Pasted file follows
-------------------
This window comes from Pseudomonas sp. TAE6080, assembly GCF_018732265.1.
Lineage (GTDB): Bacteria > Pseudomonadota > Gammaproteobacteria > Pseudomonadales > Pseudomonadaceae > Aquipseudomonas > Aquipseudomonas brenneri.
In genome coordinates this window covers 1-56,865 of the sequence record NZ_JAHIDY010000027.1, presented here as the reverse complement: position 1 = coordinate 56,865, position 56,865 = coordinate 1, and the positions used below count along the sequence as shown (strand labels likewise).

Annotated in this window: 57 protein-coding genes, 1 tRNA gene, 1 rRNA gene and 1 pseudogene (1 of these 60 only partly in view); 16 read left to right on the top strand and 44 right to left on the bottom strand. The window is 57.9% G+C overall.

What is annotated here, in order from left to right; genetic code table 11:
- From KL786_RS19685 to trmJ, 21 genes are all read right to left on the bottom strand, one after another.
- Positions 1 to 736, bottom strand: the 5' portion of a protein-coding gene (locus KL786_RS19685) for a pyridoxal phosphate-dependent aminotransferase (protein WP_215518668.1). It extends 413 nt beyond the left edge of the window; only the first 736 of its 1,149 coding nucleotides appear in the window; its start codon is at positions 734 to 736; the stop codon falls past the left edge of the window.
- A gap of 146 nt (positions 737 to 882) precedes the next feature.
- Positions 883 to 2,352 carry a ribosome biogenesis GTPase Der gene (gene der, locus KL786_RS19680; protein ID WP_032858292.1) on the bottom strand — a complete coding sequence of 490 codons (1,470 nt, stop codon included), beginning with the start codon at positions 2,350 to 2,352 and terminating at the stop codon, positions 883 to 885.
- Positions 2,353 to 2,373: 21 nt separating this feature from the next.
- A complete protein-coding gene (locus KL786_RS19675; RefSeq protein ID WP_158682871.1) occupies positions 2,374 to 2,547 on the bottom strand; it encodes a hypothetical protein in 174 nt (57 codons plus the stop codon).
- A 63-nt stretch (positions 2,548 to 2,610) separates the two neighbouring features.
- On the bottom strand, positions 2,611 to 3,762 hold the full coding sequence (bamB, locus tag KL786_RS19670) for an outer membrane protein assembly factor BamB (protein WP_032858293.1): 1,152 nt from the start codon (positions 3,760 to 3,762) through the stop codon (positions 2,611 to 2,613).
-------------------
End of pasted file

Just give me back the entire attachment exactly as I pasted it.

This window comes from Pseudomonas sp. TAE6080, assembly GCF_018732265.1.
Lineage (GTDB): Bacteria > Pseudomonadota > Gammaproteobacteria > Pseudomonadales > Pseudomonadaceae > Aquipseudomonas > Aquipseudomonas brenneri.
In genome coordinates this window covers 1-56,865 of the sequence record NZ_JAHIDY010000027.1, presented here as the reverse complement: position 1 = coordinate 56,865, position 56,865 = coordinate 1, and the positions used below count along the sequence as shown (strand labels likewise).

Annotated in this window: 57 protein-coding genes, 1 tRNA gene, 1 rRNA gene and 1 pseudogene (1 of these 60 only partly in view); 16 read left to right on the top strand and 44 right to left on the bottom strand. The window is 57.9% G+C overall.

What is annotated here, in order from left to right; genetic code table 11:
- From KL786_RS19685 to trmJ, 21 genes are all read right to left on the bottom strand, one after another.
- Positions 1 to 736, bottom strand: the 5' portion of a protein-coding gene (locus KL786_RS19685) for a pyridoxal phosphate-dependent aminotransferase (protein WP_215518668.1). It extends 413 nt beyond the left edge of the window; only the first 736 of its 1,149 coding nucleotides appear in the window; its start codon is at positions 734 to 736; the stop codon falls past the left edge of the window.
- A gap of 146 nt (positions 737 to 882) precedes the next feature.
- Positions 883 to 2,352 carry a ribosome biogenesis GTPase Der gene (gene der, locus KL786_RS19680; protein ID WP_032858292.1) on the bottom strand — a complete coding sequence of 490 codons (1,470 nt, stop codon included), beginning with the start codon at positions 2,350 to 2,352 and terminating at the stop codon, positions 883 to 885.
- Positions 2,353 to 2,373: 21 nt separating this feature from the next.
- A complete protein-coding gene (locus KL786_RS19675; RefSeq protein ID WP_158682871.1) occupies positions 2,374 to 2,547 on the bottom strand; it encodes a hypothetical protein in 174 nt (57 codons plus the stop codon).
- A 63-nt stretch (positions 2,548 to 2,610) separates the two neighbouring features.
- On the bottom strand, positions 2,611 to 3,762 hold the full coding sequence (bamB, locus tag KL786_RS19670) for an outer membrane protein assembly factor BamB (protein WP_032858293.1): 1,152 nt from the start codon (positions 3,760 to 3,762) through the stop codon (positions 2,611 to 2,613).